I have been teaching for 20 years, with the first 5 years subbing in between having two beautiful daughters. My first teaching contract was at Ecole Oman School in Swift Current.
I am creating this blog as part of my Masters program through the University of Regina. My current class EC&I 833 will be an exciting journey learning about Educational Technology. My first degree was a Bachelor of Management from the University of Lethbridge, with a major in Management Information Systems. I used to feel I had a good grasp on changing technologies-but have felt ‘out of the technology loop’ for the last few years. I hope this class helps to bring me up to speed on current issues in technology and also expose me to some newer technology I can implement into my grade 6 classroom.
I hope you enjoy my blog and I look forward to reading any comments you may have.
This course has flown by at record speed…even with everything going on. This is the first course I have taken out of the Educational Leadership stream and it was a refreshing change! I have learned so many things that will help enhance my classroom teaching and professional life. I’ve made great connections with classmates and appreciate each and every one of you as you have played a part in my EC&I 830 journey. Huge thanks also to Dr. Alec Courus for engaging materials and assignments.
Debate #7 started with a pre-vote of a 50/50 split. This was the first debate that my thinking shifted as the debate progressed. I initially started with an agreement vote as I do think it is important that teachers promote social justice in the classroom. Mike and Jacquie had a great video with a lot of strong points, including:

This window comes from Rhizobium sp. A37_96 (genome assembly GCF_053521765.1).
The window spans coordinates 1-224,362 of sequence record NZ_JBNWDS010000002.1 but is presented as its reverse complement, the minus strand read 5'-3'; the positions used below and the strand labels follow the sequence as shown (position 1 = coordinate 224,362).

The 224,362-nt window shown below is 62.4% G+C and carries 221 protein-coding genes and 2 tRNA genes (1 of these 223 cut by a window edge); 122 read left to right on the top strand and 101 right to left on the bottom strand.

-social justice promotes critical thinking skills
-learning about social justice empowers our students
-using social media and technology to promote social justice allows students to foster problem solving, collaboration, and perseverance
-a school should be bigger than its walls
They also brought up strong points about the impossibility of teachers being neutral and impartial. Mike and Jacquie spoke about the uncomfortable conversations that will ultimately come up but that these are the conversations worth having for social growth.
In her TED Talk video, Ms. Chafee advocates for education being a tool for social justice. She goes on to say that we don’t teach ‘subjects’, we teach ‘people’. What a great shift in thinking this demonstrates.
Affirmative side intro video:
The disagree side had a creative video that was both informative and engaging. I commend Brad for getting rid of his facial hair (in steps) for the video. The presentation given by Brad and Michala swayed me to change my vote. They started off their argument questioning the purpose of teachers promoting social justice in the classroom. A phrase they used was “Teachers are using children as foot soldiers to promote their views”. I thought this was a little far fetched, but Brad brought context to the statement later in the debate. It blows me away that a grown adult would have used that statement in regards to Brad’s students starting a recycling project! But I guess we will never please everybody…someone always will find fault with the best-laid plans. This debate team also brought up the reality of having students going online to promote social justice. They likened these students going online to students going online to pick fights with unknown people and the harm it can cause if internet trolls engage in the conversation with impressionable youth. They spoke of the importance of face-to-face conversations. I could relate to the example they proposed of the ‘irate’ parent. With these types of situations, we need to see and communicate with the parent to diffuse the situation. An email is not going to do. Many things can be taken incorrectly in an email- no body language or tone of voice. Brad and Michala’s conversation began to focus on the importance of teachers promoting social justice in the classroom but not having students participate online. This is where my agree pre-vote began to morph into a disagree post-vote.